And in neighboring Tunisia, government officials are vowing a “strong and violent response” after suspected militants linked to al-Qaeda killed four Tunisian police officers near the Algerian border, according to the Voice of America website.
About 20 rebels attacked security forces at a checkpoint in the country’s mountainous Kasserine region overnight. A Tunisian official attributed Wednesday’s shootings to the Okba Ibn Nafaa Brigade, which was implicated in the killings of at least 14 Tunisian soldiers last year in the same area.
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West Africa’s violent extremist group, Boko Haram, is threatening to disrupt Nigeria’s elections — now scheduled for March 28, Aljazera reports.
AbuBakr Shekau, leader of the Islamist terrorist group, has said in a new video purportedly released by Boko Haram, that voting in Africa’s most populous country will not be peaceful next month. Shekau issued his warning to incumbent President Goodluck Jonathan’s government in an anti-democracy video, released on social media Tuesday (February 17) and obtained by U.S. based SITE intelligence group.
“Allah will not leave you to proceed with these elections even after us, because you are saying that authority is from people to people, which means that people should rule each other, but Allah says that the authority is only to him, only his rule is the one which applies on this land,” Shekau said, adding: “…we say that these elections that you are planning to do, will not happen in peace, even if that costs us our lives.
Officials delayed the February 14 election for six weeks — ostensibly to allow more time for multi-national forces to secure areas battered by the five-year Boko Haram insurgency.
The delay has generated criticism from the opponents of the ruling party who are trying to unseat Goodluck Jonathan. It has also generated speculation around the world about the real reason for the delay. Jonathan, a Chrisitian from southern Nigeria, who has been plagued by the Islamist insurgency that has killed thousands and abducted hundreds of schoolgirls, is running against former general Muhammadu Buhari, who ruled the country as a military dictator in the early 1980s. Buhari, a Muslim from the north, has promised to crush Boko Haram and end corruption. (To read more, click here.)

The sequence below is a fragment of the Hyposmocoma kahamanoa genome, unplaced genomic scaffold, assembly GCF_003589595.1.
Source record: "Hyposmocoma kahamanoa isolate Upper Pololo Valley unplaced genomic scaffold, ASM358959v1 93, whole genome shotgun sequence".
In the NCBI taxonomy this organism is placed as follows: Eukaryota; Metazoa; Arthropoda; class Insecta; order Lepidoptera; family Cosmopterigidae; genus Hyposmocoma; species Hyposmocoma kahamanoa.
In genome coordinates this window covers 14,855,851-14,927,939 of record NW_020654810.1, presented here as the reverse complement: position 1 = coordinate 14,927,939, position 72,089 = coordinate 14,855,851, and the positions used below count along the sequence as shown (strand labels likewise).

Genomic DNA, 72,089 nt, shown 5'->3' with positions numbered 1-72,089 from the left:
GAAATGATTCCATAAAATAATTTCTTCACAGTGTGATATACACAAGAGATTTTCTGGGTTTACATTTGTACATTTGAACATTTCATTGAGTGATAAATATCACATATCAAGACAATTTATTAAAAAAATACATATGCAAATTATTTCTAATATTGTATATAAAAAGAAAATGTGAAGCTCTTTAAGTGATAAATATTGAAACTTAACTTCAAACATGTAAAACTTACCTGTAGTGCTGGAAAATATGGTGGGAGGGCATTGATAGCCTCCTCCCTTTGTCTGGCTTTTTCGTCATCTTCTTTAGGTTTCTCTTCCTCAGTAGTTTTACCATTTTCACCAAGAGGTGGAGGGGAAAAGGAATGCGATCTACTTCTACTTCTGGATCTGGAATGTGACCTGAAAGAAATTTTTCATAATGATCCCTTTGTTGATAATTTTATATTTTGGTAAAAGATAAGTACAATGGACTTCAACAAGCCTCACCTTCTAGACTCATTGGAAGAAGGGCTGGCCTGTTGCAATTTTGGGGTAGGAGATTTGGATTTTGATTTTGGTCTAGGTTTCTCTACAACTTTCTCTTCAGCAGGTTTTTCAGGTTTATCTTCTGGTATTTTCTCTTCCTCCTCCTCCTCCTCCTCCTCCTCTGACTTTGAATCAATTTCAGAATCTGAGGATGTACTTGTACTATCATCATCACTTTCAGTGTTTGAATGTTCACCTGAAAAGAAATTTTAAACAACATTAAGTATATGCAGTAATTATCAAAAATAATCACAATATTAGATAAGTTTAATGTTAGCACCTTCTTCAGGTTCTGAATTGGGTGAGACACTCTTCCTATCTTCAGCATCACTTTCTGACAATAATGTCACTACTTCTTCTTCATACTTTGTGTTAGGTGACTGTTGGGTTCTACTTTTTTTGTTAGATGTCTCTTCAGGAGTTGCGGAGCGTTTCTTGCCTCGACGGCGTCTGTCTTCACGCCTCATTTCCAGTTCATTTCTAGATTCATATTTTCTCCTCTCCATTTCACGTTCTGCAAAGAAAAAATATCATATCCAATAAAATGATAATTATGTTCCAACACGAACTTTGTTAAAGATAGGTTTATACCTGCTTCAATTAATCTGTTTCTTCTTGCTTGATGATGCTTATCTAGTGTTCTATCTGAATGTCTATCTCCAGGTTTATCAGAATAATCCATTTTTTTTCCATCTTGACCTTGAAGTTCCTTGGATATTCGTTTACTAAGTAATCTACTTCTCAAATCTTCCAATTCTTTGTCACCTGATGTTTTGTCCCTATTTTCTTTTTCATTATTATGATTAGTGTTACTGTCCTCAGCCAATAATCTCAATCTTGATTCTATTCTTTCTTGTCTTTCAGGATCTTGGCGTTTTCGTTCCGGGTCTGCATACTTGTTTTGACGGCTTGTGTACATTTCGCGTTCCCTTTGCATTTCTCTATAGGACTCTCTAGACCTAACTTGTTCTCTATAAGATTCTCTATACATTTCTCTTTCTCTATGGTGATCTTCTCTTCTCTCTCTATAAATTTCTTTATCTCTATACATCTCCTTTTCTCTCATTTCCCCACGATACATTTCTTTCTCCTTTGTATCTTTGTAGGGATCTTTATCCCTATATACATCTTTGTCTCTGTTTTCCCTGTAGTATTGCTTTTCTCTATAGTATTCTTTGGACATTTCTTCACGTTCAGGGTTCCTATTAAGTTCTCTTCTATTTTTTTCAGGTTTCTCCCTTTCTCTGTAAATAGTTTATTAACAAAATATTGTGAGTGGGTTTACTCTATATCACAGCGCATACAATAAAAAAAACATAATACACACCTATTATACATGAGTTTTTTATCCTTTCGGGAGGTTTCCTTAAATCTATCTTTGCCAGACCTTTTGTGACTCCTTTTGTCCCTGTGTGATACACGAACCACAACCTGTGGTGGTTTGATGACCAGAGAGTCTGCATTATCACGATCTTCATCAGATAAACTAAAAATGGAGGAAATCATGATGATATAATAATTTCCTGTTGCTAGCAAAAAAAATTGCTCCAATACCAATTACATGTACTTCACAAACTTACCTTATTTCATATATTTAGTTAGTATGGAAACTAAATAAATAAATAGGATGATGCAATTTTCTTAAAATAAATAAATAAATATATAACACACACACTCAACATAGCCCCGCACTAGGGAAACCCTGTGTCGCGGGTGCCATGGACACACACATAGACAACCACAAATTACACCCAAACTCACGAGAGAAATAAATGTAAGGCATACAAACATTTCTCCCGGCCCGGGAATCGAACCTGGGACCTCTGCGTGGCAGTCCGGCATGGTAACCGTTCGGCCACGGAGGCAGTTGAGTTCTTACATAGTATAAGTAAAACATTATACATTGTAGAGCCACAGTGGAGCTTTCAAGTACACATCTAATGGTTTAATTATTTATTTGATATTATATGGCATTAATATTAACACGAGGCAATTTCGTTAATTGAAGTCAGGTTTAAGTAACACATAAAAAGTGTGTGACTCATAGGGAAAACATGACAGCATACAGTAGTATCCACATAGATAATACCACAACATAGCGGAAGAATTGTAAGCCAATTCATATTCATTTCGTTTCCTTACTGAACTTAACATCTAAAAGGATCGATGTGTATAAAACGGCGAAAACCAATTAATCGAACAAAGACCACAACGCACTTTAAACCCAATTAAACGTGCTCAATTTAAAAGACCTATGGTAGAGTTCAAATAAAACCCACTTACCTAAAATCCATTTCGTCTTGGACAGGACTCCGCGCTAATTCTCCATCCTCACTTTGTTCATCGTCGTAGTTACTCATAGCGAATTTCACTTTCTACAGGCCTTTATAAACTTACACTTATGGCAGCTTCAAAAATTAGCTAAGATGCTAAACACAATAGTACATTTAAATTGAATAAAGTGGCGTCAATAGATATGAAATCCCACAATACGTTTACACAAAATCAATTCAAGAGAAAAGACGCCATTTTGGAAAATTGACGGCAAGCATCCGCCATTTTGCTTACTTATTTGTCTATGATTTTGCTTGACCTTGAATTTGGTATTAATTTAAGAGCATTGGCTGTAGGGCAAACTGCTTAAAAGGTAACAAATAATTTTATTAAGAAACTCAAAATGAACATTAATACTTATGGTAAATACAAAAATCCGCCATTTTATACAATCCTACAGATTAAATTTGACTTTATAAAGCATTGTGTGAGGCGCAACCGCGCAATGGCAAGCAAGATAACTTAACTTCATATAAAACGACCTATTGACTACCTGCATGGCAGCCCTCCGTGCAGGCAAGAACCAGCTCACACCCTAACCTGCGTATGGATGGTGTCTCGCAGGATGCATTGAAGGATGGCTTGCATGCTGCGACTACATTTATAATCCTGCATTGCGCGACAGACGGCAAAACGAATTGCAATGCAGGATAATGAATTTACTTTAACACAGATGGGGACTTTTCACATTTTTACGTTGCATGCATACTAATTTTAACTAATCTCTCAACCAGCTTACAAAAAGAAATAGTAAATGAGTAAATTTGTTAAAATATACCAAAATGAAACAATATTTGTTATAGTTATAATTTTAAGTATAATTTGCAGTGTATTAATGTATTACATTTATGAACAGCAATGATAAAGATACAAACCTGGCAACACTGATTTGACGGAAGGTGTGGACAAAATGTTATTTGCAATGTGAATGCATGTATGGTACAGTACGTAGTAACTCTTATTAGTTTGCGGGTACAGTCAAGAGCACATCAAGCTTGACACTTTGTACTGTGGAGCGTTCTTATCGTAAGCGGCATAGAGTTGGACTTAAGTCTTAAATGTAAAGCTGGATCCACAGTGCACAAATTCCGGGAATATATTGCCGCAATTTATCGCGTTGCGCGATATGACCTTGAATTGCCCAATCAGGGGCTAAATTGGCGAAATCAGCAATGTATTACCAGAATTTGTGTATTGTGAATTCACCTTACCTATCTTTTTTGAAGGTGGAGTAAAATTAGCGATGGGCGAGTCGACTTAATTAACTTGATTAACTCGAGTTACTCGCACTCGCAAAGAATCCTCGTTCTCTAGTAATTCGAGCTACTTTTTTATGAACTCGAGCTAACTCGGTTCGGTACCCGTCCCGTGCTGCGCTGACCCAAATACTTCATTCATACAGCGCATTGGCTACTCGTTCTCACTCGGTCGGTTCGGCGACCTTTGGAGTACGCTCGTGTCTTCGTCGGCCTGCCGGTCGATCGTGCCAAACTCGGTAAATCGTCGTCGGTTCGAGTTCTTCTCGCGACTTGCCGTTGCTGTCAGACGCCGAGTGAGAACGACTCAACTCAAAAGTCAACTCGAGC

At least 40 people have been killed in mutiple attacks in northern and southern Nigeria, Al Jazeera reported.
The majority of the victims died when explosions ripped through a joint civilian and military checkpoint in Biu, in Borno State, Tuesday (February 17). Elsewhere, an attack on an opposition rally in Okrika, in Rivers State, left one policeman dead and several others wounded, while a reporter covering the event was stabbed.
In Potiskum, in the northeastern state of Yobe, three people were killed on Tuesday in a suicide blast. A bomber blew himself up inside a restaurant, killing the manager and a steward, officials told the AFP news agency. Thirteen staff and customers were seriously injured.